Time Warner Cable Jacking Up Modem Fees

Important information: Time Warner Cable hates you.

Important information: Time Warner Cable hates you.

Not even a year after Time Warner Cable ticked off its entire customer base (except maybe some who are also heavily invested in TWC) by deciding to charge a $3.95/month modem rental fee for equipment that customers already had in their homes, the company has done as we predicted and begun raising that rate to $5.99 a month for equipment that is now even older and more out-of-date than it was last October.

The e-mail notices recently started going out to TWC subscribers — many of whom are counting down the minutes to see if the cable company will end its carriage-fee slap fight with CBS or black the network out later today — reading a little something like this:

“We want to inform you of upcoming changes to your Internet service price beginning with your next bill. The Internet Modem Lease will be $5.99.

When leasing a modem from Time Warner Cable you have access to 24/7 customer support and required equipment upgrades or replacements.

We continue to invest in our network to make sure you have the fastest, most reliable service you need.”

The notice then goes on to tout an alleged increase in speed for the “most popular tier” of Internet access, and that the company added some free wifi hotspots for customers around the country.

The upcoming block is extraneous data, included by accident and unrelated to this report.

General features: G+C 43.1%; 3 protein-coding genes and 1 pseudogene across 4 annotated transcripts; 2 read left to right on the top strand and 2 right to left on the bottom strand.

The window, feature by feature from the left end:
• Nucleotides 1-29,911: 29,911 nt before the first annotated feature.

Which is all well and good until you realize that these fees must have brought in at least $250 million to TWC in just the last 10 months. If it costs that much money to boost a mid-tier Internet service and add a few hotspots, then maybe the company isn’t spending as wisely as it thinks it is. Or maybe it’s not actually using all this money to reinvest in better service, but to make up for all the revenue it’s lost from people who no longer get pay-per-view porn.

The TWC fees have been the subject of at least two lawsuits filed by customers of the cable company. Problem is, TWC recently added a mandatory binding arbitration clause in its terms of service, effectively taking away customers’ rights to band together and sue.

But you could switch to another cable provider — oh wait, you probably can’t because TWC likely has a monopoly in your area.

You could switch to satellite, but then where are you going to get your Internet service, your local phone company with its lovely, antique copper wire network?

And even if you could switch cable providers, companies like Comcast and DirecTV already charge equipment rental fees of their own.